A three year position as postdoctoral research fellow available available at Centre for Ecological and Evolutionary Synthesis (CEES), Department of Biosciences, University of Oslo.

Within the framework of the position duties may be assigned. The position is available from September 2016. No one can be appointed for more than one fixed-term period at the same institution.

Project description

We generate DNA based diet data and study species and human interactions of the reindeer - one of the last remnants of the Beringian megafauna in the Arctic, keystone species, with high cultural and economic value for indigenous residents. Using DNA metabarcoding we analyze geographic, climatic and seasonal patterns of reindeer diet variation in different socio-economic settings. We will study diet overlap and infer trophic interactions with other herbivore species in the Arctic, such as geese, ptarmigan (Svalbard) and rodents (Finnmark). Our study will test whether reindeer diet changes correlate with warmer/longer summers or variation in population density. We integrate this ecosystem-based information with socio-economic data and local knowledge of reindeer herders to apply adaptive governance for developing co-management actions and implementation of alternative reindeer husbandry practices and mitigation measures for climate and/or land use change. The project is closely linked to the PhyloAlps (LECA, CNRS, Grenoble), ECOGEN (Tromsø University Museum) and REINCLIM (NTNU, Trondheim) projects. Project partners: CEU (Budapest, Hungary) and James Hutton Institute (Aberdeen, Scotland) provide necessary expertise on socio-economic and adaptive governance approaches.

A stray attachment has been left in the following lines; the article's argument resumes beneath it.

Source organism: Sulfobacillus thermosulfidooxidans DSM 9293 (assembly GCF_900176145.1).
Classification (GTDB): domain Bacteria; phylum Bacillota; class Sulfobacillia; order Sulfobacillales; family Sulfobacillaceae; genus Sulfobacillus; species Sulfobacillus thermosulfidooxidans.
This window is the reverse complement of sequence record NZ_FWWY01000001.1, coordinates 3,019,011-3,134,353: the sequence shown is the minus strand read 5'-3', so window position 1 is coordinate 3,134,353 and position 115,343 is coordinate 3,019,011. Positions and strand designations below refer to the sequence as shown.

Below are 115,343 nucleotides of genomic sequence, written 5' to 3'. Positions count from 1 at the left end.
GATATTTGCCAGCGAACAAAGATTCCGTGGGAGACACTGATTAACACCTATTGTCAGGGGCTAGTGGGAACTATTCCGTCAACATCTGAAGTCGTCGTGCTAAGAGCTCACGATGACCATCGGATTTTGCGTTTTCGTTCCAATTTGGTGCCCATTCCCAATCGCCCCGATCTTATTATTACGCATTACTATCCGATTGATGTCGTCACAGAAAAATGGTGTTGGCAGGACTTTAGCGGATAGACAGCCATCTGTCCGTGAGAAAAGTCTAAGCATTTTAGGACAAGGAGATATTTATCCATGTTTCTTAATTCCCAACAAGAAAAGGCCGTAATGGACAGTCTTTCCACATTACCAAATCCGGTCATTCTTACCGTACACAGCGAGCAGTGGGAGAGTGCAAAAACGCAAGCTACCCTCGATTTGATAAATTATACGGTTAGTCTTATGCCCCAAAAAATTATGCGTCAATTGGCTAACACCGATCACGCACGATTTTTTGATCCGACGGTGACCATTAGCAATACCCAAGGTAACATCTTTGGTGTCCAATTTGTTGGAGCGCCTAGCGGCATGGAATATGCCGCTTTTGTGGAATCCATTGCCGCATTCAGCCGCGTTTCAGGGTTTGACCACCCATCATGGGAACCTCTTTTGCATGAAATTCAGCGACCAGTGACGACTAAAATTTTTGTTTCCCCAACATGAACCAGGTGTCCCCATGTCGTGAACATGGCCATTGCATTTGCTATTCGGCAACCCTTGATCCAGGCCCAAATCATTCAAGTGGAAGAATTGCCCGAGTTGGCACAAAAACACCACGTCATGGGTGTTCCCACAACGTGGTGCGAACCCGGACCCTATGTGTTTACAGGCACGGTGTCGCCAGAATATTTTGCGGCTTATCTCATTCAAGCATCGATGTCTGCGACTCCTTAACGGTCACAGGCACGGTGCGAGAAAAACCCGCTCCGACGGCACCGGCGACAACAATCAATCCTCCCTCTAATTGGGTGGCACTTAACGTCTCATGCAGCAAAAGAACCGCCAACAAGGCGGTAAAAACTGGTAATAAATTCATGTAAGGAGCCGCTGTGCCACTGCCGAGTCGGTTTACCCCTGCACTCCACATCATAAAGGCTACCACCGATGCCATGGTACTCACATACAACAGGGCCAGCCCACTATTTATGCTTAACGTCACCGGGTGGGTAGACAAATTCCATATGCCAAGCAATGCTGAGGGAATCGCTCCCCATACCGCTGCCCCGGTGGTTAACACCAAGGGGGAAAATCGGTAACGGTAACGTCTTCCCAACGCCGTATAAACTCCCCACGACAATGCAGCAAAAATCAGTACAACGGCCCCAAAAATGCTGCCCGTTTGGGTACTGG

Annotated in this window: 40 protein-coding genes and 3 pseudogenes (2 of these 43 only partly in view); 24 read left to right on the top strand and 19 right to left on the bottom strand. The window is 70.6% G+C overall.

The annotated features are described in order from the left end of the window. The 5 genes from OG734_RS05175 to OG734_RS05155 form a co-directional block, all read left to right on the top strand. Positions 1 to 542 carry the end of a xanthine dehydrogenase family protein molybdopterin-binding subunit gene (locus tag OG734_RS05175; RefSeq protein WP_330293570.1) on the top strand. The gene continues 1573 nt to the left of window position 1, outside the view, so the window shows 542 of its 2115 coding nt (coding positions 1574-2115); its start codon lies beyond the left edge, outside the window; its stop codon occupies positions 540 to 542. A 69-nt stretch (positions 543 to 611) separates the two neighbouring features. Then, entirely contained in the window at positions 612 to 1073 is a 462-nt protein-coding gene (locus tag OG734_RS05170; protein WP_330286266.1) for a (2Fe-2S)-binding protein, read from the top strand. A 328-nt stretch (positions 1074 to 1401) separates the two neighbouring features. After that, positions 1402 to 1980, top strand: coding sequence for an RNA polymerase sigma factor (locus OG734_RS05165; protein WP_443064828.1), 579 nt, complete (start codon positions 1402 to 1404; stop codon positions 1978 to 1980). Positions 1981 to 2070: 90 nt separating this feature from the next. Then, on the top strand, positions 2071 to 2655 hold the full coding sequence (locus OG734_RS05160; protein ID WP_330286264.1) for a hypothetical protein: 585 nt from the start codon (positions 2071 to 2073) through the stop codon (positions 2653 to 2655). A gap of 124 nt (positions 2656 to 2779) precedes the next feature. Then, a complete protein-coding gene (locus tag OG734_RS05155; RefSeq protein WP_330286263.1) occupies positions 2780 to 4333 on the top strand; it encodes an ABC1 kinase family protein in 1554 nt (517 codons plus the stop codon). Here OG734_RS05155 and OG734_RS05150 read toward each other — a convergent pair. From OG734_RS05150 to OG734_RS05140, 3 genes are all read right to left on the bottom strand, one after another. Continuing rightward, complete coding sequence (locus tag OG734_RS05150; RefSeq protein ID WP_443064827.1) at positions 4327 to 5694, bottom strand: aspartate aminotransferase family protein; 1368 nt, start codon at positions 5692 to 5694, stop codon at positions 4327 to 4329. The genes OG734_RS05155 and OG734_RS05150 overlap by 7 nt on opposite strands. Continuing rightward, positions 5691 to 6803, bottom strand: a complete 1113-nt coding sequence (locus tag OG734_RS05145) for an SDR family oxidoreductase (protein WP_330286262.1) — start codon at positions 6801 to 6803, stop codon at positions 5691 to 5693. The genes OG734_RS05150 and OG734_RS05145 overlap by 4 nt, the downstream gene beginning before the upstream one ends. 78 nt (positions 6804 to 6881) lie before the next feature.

The Faculty of Mathematics and Natural Sciences has a strategic ambition of being a leading research faculty. Candidates for these fellowships will be selected in accordance with this, and expected to be in the upper segment of their class with respect to academic credentials.

Applicants must hold a PhD-degree in Biology (or other corresponding education equivalent to a Norwegian doctoral degree). Additionally some years of post-doctoral research experience or research experience at this level are considered an advantage. In particular, research experience in DNA metabarcoding including data processing from high-throughput sequencing and bioinformatic analyses, herbivore diet analyses, as well as experience/knowledge of herbivore and arctic community ecology, arctic biodiversity, molecular biology and biostatistics are very relevant. Experience in field work in arctic/boreal regions and student supervision are a strong asset.